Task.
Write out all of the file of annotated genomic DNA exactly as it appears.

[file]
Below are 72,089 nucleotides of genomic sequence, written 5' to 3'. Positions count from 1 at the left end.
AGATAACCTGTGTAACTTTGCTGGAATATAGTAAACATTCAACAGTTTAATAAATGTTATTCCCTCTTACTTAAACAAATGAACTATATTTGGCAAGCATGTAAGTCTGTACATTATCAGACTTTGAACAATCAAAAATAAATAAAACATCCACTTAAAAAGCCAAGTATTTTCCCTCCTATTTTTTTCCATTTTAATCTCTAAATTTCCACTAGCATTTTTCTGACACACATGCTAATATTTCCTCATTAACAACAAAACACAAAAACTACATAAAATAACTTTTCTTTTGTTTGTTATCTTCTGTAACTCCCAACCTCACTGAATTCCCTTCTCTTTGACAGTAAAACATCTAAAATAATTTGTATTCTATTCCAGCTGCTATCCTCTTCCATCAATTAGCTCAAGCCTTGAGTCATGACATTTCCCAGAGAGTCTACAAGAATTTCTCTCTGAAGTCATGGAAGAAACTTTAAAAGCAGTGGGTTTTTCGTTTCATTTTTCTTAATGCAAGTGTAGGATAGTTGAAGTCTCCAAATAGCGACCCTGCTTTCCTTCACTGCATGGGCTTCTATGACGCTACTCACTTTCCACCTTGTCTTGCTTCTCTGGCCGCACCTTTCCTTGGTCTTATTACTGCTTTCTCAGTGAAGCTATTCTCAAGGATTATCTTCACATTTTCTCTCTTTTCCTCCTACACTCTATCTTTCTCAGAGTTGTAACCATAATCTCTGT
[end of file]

Below are 72,089 nucleotides of genomic sequence, written 5' to 3'. Positions count from 1 at the left end.
AGATAACCTGTGTAACTTTGCTGGAATATAGTAAACATTCAACAGTTTAATAAATGTTATTCCCTCTTACTTAAACAAATGAACTATATTTGGCAAGCATGTAAGTCTGTACATTATCAGACTTTGAACAATCAAAAATAAATAAAACATCCACTTAAAAAGCCAAGTATTTTCCCTCCTATTTTTTTCCATTTTAATCTCTAAATTTCCACTAGCATTTTTCTGACACACATGCTAATATTTCCTCATTAACAACAAAACACAAAAACTACATAAAATAACTTTTCTTTTGTTTGTTATCTTCTGTAACTCCCAACCTCACTGAATTCCCTTCTCTTTGACAGTAAAACATCTAAAATAATTTGTATTCTATTCCAGCTGCTATCCTCTTCCATCAATTAGCTCAAGCCTTGAGTCATGACATTTCCCAGAGAGTCTACAAGAATTTCTCTCTGAAGTCATGGAAGAAACTTTAAAAGCAGTGGGTTTTTCGTTTCATTTTTCTTAATGCAAGTGTAGGATAGTTGAAGTCTCCAAATAGCGACCCTGCTTTCCTTCACTGCATGGGCTTCTATGACGCTACTCACTTTCCACCTTGTCTTGCTTCTCTGGCCGCACCTTTCCTTGGTCTTATTACTGCTTTCTCAGTGAAGCTATTCTCAAGGATTATCTTCACATTTTCTCTCTTTTCCTCCTACACTCTATCTTTCTCAGAGTTGTAACCATAATCTCTGT